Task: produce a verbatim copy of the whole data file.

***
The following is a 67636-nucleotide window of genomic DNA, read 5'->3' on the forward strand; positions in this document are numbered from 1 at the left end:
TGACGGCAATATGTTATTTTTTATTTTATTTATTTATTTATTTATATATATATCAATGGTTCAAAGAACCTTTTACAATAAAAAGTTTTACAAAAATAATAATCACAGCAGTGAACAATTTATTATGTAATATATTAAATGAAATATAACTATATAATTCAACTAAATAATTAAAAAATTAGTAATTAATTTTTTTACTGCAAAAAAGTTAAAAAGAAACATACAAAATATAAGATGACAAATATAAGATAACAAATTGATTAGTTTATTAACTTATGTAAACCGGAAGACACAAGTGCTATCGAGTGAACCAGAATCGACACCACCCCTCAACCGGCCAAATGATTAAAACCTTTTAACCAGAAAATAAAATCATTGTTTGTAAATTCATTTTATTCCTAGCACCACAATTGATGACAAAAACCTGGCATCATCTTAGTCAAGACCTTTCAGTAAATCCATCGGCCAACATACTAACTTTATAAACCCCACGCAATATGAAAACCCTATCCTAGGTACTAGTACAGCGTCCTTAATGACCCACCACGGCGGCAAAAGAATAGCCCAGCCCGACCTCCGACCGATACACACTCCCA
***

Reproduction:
The following is a 67636-nucleotide window of genomic DNA, read 5'->3' on the forward strand; positions in this document are numbered from 1 at the left end:
TGACGGCAATATGTTATTTTTTATTTTATTTATTTATTTATTTATATATATATCAATGGTTCAAAGAACCTTTTACAATAAAAAGTTTTACAAAAATAATAATCACAGCAGTGAACAATTTATTATGTAATATATTAAATGAAATATAACTATATAATTCAACTAAATAATTAAAAAATTAGTAATTAATTTTTTTACTGCAAAAAAGTTAAAAAGAAACATACAAAATATAAGATGACAAATATAAGATAACAAATTGATTAGTTTATTAACTTATGTAAACCGGAAGACACAAGTGCTATCGAGTGAACCAGAATCGACACCACCCCTCAACCGGCCAAATGATTAAAACCTTTTAACCAGAAAATAAAATCATTGTTTGTAAATTCATTTTATTCCTAGCACCACAATTGATGACAAAAACCTGGCATCATCTTAGTCAAGACCTTTCAGTAAATCCATCGGCCAACATACTAACTTTATAAACCCCACGCAATATGAAAACCCTATCCTAGGTACTAGTACAGCGTCCTTAATGACCCACCACGGCGGCAAAAGAATAGCCCAGCCCGACCTCCGACCGATACACACTCCCA